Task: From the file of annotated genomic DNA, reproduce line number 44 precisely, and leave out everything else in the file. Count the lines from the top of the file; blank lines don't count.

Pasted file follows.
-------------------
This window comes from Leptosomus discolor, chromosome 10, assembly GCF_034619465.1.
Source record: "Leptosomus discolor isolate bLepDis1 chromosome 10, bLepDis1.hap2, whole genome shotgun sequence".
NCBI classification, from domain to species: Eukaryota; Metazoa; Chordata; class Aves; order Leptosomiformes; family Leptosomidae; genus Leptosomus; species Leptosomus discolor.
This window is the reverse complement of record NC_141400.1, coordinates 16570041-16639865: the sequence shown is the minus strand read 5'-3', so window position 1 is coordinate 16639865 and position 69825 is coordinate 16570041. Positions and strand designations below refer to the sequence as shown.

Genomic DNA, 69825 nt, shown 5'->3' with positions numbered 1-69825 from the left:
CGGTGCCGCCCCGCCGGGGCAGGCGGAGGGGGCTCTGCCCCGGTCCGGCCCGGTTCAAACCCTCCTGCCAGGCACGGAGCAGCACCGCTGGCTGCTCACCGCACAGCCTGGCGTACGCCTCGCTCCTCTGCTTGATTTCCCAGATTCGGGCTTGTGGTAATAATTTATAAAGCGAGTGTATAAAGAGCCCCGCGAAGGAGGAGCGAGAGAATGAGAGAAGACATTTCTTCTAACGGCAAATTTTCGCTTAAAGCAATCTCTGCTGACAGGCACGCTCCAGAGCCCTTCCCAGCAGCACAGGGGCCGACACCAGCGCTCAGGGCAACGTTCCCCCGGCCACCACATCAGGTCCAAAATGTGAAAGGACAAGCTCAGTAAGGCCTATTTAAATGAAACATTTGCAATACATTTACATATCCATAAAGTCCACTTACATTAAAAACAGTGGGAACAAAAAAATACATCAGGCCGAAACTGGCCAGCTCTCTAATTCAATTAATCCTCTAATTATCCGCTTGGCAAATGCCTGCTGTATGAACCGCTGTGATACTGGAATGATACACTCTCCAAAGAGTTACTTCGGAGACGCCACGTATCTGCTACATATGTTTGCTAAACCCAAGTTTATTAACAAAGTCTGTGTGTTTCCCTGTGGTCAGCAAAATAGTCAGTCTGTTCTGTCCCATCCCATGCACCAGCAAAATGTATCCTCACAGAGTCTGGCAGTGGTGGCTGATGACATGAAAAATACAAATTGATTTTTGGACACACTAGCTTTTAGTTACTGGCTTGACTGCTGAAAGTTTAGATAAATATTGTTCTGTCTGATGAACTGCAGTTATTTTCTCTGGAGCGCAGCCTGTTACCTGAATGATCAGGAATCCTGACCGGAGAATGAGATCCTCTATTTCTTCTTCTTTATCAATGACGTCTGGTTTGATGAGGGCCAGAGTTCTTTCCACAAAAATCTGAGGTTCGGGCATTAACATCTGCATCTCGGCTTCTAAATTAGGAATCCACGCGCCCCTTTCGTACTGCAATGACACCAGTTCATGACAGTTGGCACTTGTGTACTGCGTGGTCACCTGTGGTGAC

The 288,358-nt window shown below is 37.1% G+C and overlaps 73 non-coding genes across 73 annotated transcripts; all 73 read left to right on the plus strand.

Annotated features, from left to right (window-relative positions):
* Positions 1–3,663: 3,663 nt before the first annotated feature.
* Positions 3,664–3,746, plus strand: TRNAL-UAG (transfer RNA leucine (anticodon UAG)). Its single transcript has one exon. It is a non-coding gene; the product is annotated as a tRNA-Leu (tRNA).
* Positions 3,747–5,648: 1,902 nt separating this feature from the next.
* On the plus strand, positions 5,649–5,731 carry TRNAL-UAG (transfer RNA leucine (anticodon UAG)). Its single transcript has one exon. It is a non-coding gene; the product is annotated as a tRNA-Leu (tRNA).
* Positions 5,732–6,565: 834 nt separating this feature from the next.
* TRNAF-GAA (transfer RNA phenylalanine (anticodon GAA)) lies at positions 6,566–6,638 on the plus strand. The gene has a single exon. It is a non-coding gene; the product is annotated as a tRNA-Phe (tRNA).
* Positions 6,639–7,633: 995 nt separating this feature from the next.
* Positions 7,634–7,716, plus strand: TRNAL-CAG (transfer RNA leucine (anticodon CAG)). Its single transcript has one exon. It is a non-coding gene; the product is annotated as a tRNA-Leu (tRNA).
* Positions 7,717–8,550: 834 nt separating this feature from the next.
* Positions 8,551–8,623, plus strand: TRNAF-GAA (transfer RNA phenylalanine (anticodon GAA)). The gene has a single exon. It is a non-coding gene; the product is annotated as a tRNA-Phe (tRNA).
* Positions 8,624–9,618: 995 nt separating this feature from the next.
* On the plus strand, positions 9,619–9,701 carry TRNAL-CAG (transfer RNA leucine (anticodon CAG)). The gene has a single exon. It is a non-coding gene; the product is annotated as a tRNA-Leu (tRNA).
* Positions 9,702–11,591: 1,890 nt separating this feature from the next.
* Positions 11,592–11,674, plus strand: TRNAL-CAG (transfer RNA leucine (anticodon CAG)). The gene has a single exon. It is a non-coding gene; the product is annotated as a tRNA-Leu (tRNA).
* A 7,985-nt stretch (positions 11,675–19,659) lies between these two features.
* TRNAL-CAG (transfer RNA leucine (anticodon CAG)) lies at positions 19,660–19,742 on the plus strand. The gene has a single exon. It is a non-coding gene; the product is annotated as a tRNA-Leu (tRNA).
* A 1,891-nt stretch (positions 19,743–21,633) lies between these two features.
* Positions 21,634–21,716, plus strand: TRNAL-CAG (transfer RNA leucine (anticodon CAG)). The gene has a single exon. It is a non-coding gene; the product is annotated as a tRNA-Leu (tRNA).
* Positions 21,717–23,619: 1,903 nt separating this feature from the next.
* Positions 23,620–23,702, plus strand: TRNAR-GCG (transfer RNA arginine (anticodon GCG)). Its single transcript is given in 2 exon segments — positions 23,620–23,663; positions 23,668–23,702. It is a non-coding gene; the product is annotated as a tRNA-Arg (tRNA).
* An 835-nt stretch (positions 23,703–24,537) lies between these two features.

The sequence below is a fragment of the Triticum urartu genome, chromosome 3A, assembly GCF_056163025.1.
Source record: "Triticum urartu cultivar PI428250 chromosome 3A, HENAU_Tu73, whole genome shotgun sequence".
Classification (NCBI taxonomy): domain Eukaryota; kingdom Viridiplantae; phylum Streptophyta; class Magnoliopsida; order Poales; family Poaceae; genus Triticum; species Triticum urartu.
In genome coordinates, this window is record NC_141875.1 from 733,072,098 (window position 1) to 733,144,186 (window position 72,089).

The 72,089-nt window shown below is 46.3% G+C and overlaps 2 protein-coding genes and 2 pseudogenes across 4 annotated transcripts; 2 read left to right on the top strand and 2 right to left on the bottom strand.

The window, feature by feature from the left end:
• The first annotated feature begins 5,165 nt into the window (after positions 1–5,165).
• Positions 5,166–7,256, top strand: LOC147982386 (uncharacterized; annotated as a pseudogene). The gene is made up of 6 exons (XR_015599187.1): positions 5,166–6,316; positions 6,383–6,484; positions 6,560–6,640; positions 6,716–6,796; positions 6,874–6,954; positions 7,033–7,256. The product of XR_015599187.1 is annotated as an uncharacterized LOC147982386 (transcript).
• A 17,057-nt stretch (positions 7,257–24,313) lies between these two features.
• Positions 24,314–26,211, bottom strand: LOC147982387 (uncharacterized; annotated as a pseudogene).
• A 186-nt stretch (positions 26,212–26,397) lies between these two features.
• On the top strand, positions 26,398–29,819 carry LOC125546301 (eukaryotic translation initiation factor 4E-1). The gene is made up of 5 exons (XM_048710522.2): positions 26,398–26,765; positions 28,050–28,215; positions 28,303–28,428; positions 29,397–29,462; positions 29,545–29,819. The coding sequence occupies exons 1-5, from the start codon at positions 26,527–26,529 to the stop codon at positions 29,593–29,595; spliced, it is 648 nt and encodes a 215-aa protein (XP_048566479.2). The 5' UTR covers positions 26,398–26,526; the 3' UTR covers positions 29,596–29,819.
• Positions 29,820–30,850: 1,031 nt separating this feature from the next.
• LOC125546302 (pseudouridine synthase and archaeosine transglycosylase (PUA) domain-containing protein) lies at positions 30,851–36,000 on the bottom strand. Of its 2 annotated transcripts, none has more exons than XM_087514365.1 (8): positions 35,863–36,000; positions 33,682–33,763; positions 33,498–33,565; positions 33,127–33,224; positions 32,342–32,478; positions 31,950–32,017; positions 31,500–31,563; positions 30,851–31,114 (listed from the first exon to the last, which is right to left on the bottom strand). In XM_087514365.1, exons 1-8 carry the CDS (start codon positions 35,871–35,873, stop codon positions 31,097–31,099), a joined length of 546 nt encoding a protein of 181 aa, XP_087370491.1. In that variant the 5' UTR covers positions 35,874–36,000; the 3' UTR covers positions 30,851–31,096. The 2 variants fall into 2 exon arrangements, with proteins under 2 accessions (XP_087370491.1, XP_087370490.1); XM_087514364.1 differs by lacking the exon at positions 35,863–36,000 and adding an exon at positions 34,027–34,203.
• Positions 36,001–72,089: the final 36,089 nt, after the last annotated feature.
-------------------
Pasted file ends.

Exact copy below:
• Positions 36,001–72,089: the final 36,089 nt, after the last annotated feature.